The Pantheon was built by Marcus Agrippa as a temple to all the gods. It is a large circular building with a portico of granite columns. The dome in the Pantheon is the largest unreinforced concrete dome in the world. At the center of the dome, there is a circular opening called the oculus. The oculus and the door in the portico are the only sources of natural light. When it rains, yes the rain does fall in through the oculus, however there are drains in the floor to allow the water to drain away. The dome width is 142 ft (for comparison, the dome in the US Capital building in Washington is only 96 ft wide) and the oculus is 27 ft wide. The Pantheon is currently a Roman Catholic church.
Piazza Navona is probably the most famous of Rome's piazzas. It is an oblong shape and contains three large fountains. The central fountain is called the Fountain of the Four Rivers and this is the largest of the three. The fountain shows four figures, each representing a river from a different continent - the Nile, the Danube, the Ganges and the Rio della Plata - and is capped with a large obelisk. The fountain was designed by Bernini. The other two fountains are the Neptune fountain and the Moor fountain. Also of note in the piazza is the baroque Church of Sant'Agnese in Agone. The facade was designed by Borromini (Bernini's main rival). In the evenings, the piazza is very lively with street performers and restaurants.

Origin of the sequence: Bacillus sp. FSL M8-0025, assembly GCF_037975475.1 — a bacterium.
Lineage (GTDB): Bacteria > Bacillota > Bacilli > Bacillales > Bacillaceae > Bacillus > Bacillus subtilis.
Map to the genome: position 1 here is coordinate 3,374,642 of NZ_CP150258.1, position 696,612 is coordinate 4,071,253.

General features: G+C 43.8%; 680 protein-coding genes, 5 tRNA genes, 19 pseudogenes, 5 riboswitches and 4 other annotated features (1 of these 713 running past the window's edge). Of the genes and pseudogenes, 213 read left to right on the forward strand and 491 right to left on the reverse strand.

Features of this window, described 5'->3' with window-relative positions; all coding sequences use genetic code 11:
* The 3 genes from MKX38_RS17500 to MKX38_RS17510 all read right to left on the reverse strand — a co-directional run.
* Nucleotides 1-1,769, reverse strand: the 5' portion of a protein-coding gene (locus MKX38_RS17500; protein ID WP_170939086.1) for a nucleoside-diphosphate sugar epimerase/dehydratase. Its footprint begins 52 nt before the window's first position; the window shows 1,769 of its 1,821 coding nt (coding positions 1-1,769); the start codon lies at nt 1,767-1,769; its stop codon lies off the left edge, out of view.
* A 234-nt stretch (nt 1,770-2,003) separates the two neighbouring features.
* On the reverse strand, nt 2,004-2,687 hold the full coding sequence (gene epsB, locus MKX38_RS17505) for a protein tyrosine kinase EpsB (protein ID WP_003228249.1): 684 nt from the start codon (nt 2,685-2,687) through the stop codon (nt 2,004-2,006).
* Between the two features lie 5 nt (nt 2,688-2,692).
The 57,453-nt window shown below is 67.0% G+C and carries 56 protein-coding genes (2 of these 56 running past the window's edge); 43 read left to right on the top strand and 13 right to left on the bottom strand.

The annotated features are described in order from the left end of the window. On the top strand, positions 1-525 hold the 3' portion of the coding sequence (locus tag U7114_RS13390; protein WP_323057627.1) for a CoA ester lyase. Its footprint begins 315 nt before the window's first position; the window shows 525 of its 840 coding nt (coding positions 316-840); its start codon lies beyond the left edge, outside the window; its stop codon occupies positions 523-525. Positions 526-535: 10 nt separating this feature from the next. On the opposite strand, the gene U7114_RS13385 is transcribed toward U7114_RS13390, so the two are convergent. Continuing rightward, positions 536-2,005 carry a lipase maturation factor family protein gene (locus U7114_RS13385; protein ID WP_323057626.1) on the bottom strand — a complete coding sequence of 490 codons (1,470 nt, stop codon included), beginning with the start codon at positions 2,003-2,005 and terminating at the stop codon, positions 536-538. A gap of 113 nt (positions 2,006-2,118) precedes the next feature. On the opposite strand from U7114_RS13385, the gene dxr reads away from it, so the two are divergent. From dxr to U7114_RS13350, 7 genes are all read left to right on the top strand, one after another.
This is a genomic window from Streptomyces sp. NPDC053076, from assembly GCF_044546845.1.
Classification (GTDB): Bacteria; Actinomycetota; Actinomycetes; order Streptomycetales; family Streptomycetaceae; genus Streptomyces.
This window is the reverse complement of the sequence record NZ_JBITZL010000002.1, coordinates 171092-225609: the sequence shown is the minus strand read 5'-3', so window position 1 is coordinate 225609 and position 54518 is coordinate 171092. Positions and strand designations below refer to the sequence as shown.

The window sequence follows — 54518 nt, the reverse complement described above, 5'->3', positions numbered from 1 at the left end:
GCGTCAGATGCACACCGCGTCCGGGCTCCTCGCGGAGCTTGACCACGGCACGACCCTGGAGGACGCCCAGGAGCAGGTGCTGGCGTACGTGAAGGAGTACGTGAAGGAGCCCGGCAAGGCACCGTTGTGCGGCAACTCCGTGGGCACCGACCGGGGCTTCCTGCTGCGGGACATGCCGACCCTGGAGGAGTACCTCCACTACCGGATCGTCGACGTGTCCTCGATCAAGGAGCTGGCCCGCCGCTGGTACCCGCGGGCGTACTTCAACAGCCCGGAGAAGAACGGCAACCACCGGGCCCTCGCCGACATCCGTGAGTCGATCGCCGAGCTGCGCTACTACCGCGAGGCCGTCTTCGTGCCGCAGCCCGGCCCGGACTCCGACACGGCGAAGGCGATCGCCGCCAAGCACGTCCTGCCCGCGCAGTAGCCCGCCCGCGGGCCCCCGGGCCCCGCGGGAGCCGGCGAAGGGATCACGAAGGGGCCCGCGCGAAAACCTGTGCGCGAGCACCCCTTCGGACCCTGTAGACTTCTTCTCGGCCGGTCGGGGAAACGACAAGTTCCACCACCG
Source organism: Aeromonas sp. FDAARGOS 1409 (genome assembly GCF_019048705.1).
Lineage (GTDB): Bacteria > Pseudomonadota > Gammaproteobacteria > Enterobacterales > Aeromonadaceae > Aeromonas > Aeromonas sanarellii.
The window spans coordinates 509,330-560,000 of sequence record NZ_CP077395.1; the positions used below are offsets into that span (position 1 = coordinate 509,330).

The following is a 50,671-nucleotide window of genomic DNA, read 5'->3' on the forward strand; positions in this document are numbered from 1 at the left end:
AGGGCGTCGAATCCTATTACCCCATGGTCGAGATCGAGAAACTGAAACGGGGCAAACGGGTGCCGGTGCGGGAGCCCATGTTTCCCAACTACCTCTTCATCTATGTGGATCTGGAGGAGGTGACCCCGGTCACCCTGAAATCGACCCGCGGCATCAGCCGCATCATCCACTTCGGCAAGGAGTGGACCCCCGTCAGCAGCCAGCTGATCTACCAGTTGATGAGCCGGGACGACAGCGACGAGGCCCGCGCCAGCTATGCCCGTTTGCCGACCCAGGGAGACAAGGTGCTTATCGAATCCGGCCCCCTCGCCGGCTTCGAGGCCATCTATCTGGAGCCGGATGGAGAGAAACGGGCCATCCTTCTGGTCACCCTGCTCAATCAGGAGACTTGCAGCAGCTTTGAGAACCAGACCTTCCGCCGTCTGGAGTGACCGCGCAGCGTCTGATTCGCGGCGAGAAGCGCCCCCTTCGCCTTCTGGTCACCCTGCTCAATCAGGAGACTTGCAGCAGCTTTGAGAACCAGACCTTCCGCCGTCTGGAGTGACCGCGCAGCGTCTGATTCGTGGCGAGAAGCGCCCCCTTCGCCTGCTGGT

The Spanish Steps
The Spanish Steps are the longest and widest staircase in Europe. They rise from the Piazza di Spagna and were named after the Spanish Embassy to the Holy See which is located in the Piazza. At the foot of the steps in the Piazza di Spagna, there is a boat-shaped fountain called the Barcaccia which was built by Pietro Bernini (the father of the famous sculptor). In May each year, the steps are decorated with pots of pink azaleas.
The Trevi Fountain
One thing Rome is not short of is fountains, and the 18th century baroque Trevi Fountain is the most famous of these. The fountain nestles amidst the narrow surrounding streets and is a lovely oasis where you will find many people eat lunch. At night it is illuminated and worth a visit. The tradition is to throw a coin over your left shoulder into the fountain - this will apparently ensure that you will return to Rome again.